By ERIN ROLL
A Montclair man crossed the border into Mexico and caught a plane to Cuba after he allegedly shot his girlfriend at their shared home on North Mountain Avenue last month, according to the Acting Essex County Prosecutor.
James Ray, 55, was arrested in Havana on Oct. 28 as he was preparing to cross through Cuban customs, Acting Prosecutor Theodore Stephens II said.
He was in custody at the Essex County Jail as of Tuesday, Nov. 6, the night he returned to New Jersey, according to correctional facility records. He has been booked on two counts of murder.
However, the exact charges that Ray will face in court were still being finalized as of Wednesday.
Angela Bledsoe, 44, was found with numerous gunshot wounds at the couple’s home on North Mountain Avenue on Oct. 23. Authorities had been searching for Ray since that time.
“She was a young mother of a six-year-old child. A brilliant young professional, struck down in the prime of her life,” Stephens said of Bledsoe during a Wednesday, Nov. 6, press conference in Newark.
The other speakers included FBI Special Agent in Charge Gregory Ehrie and Homeland Security Special Agent in Charge Michael McCarthy. Also present at the conference were Montclair Mayor Robert Jackson and Montclair Police Chief Todd Conforti.
After the murder, Stephens said, Ray allegedly dropped his daughter off with relatives in Pennsylvania. He then traveled to the southwest United States, where he entered Mexico through an undisclosed border crossing. From there, Ray boarded a flight to Cuba.
Authorities from the New Jersey Division of Child Protection and Permanency have met with the girl, Stephens said, and she is now in the care of Bledsoe’s family.
Prosecutor’s office spokesperson Katherine Carter said the girl had not been at the home on North Mountain Avenue when Bledsoe was killed, but did not provide further details.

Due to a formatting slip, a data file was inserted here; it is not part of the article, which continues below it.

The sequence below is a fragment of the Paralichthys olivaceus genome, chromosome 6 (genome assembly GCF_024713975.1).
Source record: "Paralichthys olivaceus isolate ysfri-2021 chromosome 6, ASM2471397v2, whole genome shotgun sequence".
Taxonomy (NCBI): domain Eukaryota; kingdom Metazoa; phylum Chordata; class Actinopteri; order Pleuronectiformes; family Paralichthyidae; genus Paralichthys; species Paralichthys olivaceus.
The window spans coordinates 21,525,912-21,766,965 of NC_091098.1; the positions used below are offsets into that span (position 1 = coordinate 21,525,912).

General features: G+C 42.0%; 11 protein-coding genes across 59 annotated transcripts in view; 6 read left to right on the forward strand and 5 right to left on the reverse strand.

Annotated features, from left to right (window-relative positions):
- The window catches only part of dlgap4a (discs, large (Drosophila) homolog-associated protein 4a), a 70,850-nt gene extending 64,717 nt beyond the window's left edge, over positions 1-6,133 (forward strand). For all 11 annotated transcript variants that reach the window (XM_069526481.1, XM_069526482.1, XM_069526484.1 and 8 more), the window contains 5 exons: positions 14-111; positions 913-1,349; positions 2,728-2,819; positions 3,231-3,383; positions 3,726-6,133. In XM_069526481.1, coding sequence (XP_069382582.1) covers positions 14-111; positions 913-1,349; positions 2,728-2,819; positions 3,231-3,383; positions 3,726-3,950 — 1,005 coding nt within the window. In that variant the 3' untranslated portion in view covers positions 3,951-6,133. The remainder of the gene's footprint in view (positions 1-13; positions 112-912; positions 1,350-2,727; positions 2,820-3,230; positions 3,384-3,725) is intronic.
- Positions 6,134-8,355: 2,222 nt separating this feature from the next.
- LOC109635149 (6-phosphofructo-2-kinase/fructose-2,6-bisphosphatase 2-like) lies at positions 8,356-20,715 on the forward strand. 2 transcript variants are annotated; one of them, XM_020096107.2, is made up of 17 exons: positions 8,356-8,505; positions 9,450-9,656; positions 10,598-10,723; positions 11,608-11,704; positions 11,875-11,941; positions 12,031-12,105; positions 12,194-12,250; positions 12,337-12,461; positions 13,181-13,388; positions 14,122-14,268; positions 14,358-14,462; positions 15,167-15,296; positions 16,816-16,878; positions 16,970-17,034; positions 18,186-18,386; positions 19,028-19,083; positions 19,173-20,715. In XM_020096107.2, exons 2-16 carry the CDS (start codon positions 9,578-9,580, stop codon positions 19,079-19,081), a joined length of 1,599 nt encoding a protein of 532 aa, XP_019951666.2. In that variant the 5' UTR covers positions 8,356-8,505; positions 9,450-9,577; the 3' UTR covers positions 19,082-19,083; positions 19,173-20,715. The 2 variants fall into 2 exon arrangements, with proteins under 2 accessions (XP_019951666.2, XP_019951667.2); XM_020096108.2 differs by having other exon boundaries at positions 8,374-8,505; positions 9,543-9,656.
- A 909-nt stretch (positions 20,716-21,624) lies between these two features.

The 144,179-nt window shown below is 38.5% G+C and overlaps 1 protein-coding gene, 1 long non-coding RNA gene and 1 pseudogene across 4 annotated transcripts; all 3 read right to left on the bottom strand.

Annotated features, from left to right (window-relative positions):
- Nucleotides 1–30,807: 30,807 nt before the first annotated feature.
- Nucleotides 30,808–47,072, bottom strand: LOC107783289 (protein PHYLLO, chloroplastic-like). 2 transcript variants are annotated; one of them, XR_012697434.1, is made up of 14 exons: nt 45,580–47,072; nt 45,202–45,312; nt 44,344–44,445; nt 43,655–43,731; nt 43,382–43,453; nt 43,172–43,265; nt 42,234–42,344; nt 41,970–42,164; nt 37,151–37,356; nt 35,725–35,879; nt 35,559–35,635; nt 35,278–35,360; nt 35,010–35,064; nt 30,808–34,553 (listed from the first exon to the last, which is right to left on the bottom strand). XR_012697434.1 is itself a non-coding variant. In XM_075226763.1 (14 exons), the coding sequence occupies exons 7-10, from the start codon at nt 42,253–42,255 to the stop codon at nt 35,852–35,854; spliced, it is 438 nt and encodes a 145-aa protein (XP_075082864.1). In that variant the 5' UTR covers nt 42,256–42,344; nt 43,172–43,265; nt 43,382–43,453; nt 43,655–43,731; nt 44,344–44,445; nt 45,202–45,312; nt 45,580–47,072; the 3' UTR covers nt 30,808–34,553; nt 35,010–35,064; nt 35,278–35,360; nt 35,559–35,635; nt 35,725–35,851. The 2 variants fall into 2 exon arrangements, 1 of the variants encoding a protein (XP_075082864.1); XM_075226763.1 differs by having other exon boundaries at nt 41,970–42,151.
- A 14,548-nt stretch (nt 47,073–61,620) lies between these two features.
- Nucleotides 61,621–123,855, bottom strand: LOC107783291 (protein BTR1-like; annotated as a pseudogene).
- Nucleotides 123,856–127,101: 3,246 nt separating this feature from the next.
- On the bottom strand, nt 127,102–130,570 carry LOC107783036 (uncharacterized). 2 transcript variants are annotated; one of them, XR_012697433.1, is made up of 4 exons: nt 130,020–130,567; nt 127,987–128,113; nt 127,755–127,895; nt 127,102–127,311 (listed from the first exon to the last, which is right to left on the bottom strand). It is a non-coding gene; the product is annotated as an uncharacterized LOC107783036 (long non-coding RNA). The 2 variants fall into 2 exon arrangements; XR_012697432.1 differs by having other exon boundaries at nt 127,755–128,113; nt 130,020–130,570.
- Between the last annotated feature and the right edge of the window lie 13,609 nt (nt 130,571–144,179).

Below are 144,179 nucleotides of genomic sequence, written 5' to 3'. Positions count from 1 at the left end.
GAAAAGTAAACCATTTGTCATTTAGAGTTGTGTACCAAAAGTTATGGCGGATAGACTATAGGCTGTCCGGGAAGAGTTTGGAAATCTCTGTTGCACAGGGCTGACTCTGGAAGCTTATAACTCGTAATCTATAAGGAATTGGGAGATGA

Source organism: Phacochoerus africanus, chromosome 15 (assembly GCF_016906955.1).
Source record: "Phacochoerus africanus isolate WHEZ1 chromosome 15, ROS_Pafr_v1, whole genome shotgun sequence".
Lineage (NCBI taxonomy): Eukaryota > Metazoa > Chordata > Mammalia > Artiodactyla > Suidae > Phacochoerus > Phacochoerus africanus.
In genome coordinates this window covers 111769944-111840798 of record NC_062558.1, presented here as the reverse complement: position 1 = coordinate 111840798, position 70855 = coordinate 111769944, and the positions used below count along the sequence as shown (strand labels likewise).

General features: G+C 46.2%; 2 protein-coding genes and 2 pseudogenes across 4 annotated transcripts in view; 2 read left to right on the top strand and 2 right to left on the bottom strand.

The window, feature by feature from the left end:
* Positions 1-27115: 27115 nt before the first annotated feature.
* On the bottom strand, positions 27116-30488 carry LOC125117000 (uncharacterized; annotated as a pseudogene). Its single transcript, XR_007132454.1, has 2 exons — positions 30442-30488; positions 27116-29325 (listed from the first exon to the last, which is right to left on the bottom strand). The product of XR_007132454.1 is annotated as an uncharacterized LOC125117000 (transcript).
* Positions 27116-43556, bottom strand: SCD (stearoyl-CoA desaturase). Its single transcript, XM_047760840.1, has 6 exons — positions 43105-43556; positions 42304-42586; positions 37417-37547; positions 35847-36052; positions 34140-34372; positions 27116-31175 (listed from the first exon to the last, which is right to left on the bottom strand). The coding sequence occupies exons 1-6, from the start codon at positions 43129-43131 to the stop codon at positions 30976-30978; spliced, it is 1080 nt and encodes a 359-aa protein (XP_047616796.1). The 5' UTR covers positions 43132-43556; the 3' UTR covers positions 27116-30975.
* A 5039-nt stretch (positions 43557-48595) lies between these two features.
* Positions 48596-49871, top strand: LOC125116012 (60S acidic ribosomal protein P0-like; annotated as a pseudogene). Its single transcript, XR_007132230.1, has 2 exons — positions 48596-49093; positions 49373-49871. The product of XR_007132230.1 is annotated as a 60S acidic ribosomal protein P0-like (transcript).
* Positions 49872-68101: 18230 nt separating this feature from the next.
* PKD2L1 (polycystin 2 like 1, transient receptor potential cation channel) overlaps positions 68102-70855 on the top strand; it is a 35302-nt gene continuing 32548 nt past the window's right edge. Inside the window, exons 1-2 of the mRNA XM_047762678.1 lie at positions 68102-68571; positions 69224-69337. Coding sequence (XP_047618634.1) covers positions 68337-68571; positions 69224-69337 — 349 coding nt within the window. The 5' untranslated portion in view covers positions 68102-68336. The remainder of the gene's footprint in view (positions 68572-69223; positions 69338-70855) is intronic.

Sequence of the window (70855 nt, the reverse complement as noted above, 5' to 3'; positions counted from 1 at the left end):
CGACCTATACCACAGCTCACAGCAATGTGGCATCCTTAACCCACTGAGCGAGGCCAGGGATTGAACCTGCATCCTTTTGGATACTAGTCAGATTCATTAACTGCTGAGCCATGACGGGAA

Investigators had obtained evidence that Ray might try to go to Cuba, said FBI Special Agent in Charge Gregory Ehrie. The Interpol issued a Red Notice – an alert to law enforcement agencies in the Interpol’s member countries – which allowed authorities to stop Ray before he could go through Cuban customs. He remained in custody there until the FBI brought him back to the United States on Nov. 6.
“Now, this case is unique because of the cooperation between local, county, state, federal and international law enforcement,” Stephens said.
Stephens would not comment on reporters’ questions on whether police had been called to Ray and Bledsoe’s house before, or on a potential motive for the slaying, only that the case was still under investigation at this time.
Police records reveal
According to police reports there were four incidents since 2015, in which the Montclair Police Department responded to the residence on North Mountain Avenue.
One included a traffic stop in front of the house on Jan. 16, 2016, but the report did not contain information about the vehicle or the driver. On Feb. 3, 2016, police responded to a 911 call hangup at the house. When police responded no one was home. On June 26, 2016, an officer was called to the house as a “female with a blue Mitsubishi wished to keep peace while she gathered her belongings.” The female in the report was not identified. On Nov. 29, 2017, there was a report of officers conducting a side job at the address. Details were not provided.
Jackson made a statement thanking the law enforcement agencies involved for all their work.
“Clearly, this is a case that has disrupted our community, horrified our community,” Jackson said. He said he hoped the latest developments would bring some closure to Bledsoe’s family and the community.
Ray’s first court appearance is scheduled for Tuesday, Nov. 13, before Superior Court Judge Martin G. Cronin to determine if he will be be detained. Stephens said the prosecutor’s office will seek to have Ray held without bail, due to the nature of the crime and his propensity to flee the jurisdiction.
Ray is a lawyer with the law firm Ray and Associates in New York, while Bledsoe had worked in finance.
Bledsoe’s funeral was held in Maryland on Friday.
The prosecutor’s office issued a statement thanking the Montclair Police Department, the Allentown, Pennsylvania Police Department; the New Jersey State Police; the FBI; U.S. Immigration and Customs Enforcement (ICE); Homeland Security Investigations; the U.S. Coast Guard, and the U.S. Embassy in Havana for their aid in the investigation and Ray’s capture.